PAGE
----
Supreme Disorder: Judicial Nominations and the Politics of America’s Highest Court
- By Ilya Shapiro
- Gateway Editions
- 256 pp.
- Reviewed by Kenneth Jost
- November 10, 2020
Though well researched, this informative history reaches dubious conclusions and offers few solutions to the problems plaguing the judiciary.
Ilya Shapiro, a veteran Supreme Court watcher at the conservative/libertarian Cato Institute, opens his thoroughly researched history of Supreme Court confirmations, Supreme Disorder, by recalling the drama-free confirmation of Justice Byron R. White in 1962. The Senate completed White’s confirmation only eight days after President Kennedy chose his fellow New Frontiersman for the vacancy created by the resignation of a Midwestern Republican justice, Charles Whittaker.
“My, how times have changed,” Shapiro writes.
To be sure, Shapiro explains that any number of Supreme Court confirmations over the past 225 years have been difficult and acknowledges that more than 40 of the 160-plus nominations to date failed — whether rejected like two of Nixon’s nominees, Haynsworth and Carswell, or left unacted on by the Senate, like Merrick Garland.
The list of unsuccessful nominations stretches much further back than the recent partisan battles over Republican nominees since the Democratic-controlled Senate rejected President Reagan’s nomination of the arch-conservative legal scholar Robert Bork in 1987. Indeed, it begins in 1795 with the Senate’s rejection of George Washington’s nomination of John Rutledge to be chief justice because of Rutledge’s criticism of the Jay Treaty, negotiated by the former chief justice himself, John Jay.
Shapiro believes, just as many Republicans and conservatives do, that Democrats have ruined the confirmation process beyond repair by using smear tactics — phony accusations of sexual misconduct — to try to defeat Clarence Thomas in 1991 and Brett Kavanaugh in 2018. The Thomas hearing he calls a “travesty,” Kavanaugh’s “a circus.” To be sure, those episodes were qualitatively different from past confirmation fights, thanks to televised Senate committee hearings and million-dollar ad campaigns by the opposing sides.
Writing before the relatively smooth confirmation of Justice Amy Coney Barrett, Shapiro argues that something has to be done to de-escalate the confirmation wars. He is open to one of the proposals under discussion — term limits for justices — but views that step as inadequate to the purpose. Instead, he wants to persuade Congress, the White House, and the Supreme Court itself to stop making weighty nationwide policy decisions in Washington and to leave legal and political issues to the states. “Let California be California. Let Texas be Texas.”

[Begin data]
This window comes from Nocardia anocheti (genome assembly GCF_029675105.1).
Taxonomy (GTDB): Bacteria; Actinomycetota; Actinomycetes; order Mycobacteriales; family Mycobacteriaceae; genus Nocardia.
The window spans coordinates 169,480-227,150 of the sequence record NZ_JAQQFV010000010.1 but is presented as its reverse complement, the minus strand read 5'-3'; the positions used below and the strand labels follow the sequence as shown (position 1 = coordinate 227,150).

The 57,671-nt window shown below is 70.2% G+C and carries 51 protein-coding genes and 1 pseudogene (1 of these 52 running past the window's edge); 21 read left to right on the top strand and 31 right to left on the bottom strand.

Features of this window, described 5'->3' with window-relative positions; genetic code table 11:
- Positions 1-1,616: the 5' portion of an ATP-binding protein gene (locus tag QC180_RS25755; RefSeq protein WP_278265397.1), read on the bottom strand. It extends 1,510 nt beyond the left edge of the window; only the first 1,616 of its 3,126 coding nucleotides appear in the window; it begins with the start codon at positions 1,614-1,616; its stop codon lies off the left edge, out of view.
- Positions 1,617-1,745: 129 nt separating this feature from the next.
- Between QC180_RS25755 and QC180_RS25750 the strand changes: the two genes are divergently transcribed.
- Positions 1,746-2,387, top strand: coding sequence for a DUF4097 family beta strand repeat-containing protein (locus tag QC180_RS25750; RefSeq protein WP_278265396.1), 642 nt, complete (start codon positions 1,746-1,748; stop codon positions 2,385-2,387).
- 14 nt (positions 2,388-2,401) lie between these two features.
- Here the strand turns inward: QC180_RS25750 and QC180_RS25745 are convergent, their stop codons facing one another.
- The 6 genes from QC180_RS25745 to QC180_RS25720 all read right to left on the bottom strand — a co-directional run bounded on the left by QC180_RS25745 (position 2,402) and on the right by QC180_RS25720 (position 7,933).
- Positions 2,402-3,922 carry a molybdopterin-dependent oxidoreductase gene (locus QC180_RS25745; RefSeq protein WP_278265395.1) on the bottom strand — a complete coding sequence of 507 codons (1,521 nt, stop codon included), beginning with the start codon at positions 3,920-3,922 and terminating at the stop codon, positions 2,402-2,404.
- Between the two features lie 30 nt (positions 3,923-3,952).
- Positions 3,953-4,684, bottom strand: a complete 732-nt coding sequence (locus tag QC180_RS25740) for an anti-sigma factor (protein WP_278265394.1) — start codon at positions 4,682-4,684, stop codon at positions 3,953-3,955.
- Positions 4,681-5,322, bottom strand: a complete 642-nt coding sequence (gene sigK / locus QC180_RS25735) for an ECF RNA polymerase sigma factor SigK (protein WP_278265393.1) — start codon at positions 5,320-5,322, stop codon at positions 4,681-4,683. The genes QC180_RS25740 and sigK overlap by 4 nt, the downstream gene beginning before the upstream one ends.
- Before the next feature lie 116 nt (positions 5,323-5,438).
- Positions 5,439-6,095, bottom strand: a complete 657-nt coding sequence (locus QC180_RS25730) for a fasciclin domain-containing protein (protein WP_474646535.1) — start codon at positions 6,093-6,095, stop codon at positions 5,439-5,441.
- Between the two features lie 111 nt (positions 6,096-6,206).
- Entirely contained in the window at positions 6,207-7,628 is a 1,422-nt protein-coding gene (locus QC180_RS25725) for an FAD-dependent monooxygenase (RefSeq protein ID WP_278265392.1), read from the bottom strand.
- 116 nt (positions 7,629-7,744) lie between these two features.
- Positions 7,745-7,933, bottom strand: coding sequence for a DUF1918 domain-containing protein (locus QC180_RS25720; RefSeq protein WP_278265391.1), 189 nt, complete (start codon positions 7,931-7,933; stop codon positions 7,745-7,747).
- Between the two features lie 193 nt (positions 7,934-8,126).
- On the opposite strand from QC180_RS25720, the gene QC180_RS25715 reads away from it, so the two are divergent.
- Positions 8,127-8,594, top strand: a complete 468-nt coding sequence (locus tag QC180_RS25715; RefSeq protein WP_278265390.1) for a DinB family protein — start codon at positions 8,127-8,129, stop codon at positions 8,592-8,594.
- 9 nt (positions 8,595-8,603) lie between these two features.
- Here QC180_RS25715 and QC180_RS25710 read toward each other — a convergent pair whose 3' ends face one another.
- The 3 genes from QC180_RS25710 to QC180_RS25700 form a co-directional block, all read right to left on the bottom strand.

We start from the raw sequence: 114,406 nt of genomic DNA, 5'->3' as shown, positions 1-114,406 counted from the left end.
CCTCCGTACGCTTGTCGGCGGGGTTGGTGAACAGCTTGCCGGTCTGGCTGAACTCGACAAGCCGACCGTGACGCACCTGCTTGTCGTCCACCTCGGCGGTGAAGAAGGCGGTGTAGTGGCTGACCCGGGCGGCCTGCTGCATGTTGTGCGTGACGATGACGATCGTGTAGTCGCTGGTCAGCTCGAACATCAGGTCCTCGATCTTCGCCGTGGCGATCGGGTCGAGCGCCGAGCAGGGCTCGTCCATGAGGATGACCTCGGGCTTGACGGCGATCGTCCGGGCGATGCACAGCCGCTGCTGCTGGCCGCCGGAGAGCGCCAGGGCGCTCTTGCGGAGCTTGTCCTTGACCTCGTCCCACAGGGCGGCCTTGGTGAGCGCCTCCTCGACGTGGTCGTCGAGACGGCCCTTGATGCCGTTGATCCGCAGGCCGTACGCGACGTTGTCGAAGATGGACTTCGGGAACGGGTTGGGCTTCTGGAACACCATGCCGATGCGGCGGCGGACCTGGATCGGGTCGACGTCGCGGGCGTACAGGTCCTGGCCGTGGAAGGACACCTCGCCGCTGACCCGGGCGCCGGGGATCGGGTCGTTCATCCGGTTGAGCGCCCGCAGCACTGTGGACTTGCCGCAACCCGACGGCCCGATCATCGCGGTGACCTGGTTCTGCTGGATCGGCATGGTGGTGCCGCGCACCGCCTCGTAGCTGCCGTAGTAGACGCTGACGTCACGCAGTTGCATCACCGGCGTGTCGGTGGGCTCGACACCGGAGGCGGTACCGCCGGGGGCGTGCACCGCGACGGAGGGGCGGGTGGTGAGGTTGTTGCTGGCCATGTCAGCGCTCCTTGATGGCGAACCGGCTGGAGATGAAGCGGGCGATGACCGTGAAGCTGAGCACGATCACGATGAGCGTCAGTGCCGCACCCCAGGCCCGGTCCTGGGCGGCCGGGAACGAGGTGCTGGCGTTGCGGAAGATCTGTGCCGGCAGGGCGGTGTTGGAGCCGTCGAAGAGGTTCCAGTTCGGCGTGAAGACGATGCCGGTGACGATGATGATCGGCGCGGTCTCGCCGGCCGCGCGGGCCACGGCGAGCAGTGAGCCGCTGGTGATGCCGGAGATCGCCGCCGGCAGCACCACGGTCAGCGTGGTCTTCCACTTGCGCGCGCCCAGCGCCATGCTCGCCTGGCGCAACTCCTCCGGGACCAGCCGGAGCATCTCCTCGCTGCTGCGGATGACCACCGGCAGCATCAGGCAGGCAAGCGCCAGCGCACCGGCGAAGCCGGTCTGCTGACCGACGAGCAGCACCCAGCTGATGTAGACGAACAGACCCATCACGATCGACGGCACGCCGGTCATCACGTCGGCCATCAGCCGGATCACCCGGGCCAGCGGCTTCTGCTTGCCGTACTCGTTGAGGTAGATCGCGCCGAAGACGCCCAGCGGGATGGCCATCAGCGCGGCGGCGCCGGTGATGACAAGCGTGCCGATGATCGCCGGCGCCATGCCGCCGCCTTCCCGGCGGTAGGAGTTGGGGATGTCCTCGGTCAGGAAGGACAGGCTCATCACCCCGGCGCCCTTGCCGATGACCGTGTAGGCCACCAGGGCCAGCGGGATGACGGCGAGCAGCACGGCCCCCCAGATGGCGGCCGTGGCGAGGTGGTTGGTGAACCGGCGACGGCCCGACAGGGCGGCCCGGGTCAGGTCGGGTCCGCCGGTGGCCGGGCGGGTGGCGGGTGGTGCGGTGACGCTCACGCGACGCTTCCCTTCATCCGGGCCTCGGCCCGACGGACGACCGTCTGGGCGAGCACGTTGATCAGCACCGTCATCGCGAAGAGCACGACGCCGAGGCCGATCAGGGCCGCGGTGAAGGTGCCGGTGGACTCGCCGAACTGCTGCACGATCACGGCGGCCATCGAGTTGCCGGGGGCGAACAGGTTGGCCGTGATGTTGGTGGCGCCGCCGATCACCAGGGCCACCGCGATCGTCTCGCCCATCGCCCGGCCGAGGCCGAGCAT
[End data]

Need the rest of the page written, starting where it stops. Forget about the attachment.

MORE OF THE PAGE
Shapiro argues, in effect, that indigent criminal defendants like Clarence Gideon may be entitled to court-appointed lawyers in Florida, but not west of the Pecos in Texas. In the same vein, he would have the Supreme Court grant interracial couples like Mildred and Richard Loving the right to marry in Virginia, but not in any of the other 15 states with anti-miscegenation laws on the books as of the 1960s.
A weak-kneed jurisprudence along those lines would be a mockery of a Constitution written in the name of “We the People of the United States of America” (emphasis added). It would also bear no allegiance to a flag that stands for “liberty and justice for all,” not just some.
In short, the Supreme Court necessarily establishes constitutional rules for the entire country, not just the parties in an individual case. The legal and political stakes are necessarily high and have been recognized as such by presidents and senates alike beginning as early as the 1790s and continuing to this day.
Supreme Court nominations and confirmations “ain’t beanbag,” so the gloves come off in no-holds-barred contests. The high stakes explain why the Senate’s Republican leader, Kentucky’s Mitch McConnell, adopted one rule for election-year nominations in blocking Garland in 2016 and a contradictory rule to expedite Barrett’s confirmation four years later. “Power, not principle,” as Democratic senators complained to GOP colleagues incapable of being embarrassed by the hypocrisy.
Shapiro undermines his fundamental thesis by acknowledging and detailing the pitched battles over Supreme Court seats through the years. The thesis of a broken confirmation system sags further, however, because of the favorable reviews of Barrett’s abbreviated, month-long confirmation process from both sides. The Judiciary Committee’s Republican chairman, South Carolina’s Lindsey Graham, closed the committee’s final meeting by complimenting Democrats, in his words, for “not playing the Kavanaugh card.” His Democratic counterpart, California’s Dianne Feinstein, returned the compliment by praising Graham for presiding evenhandedly over four days of hearings.
Shapiro voices the widespread discontent over what he calls the “modern age of judicial politics.” The process has become disorderly indeed, as he puts it in his title. But in the end, he offers no solution. Worse, he fails to acknowledge that the “modern” era began when one political party, the Republicans, decided, beginning in the 1960s, to make the Supreme Court a political punching bag and to push the ideological envelope in nominating would-be justices.
Shapiro notes, but only glancingly, that one pre-modern Republican president, Herbert Hoover, nominated three mainstream jurists for the highest court “based purely on merit” — Benjamin Cardozo, Owen Roberts, and Harlan Fiske Stone. Archie Bunker, it turns out, was quite right: “We could use a man like Herbert Hoover again.”
Kenneth Jost is author of Trending Toward #Justice and the annual series Supreme Court Yearbook. He is a graduate of Harvard College and Georgetown Law School and has covered law and justice as reporter, editor, or columnist for more than 40 years. He was admitted to the District of Columbia Bar but has never practiced law.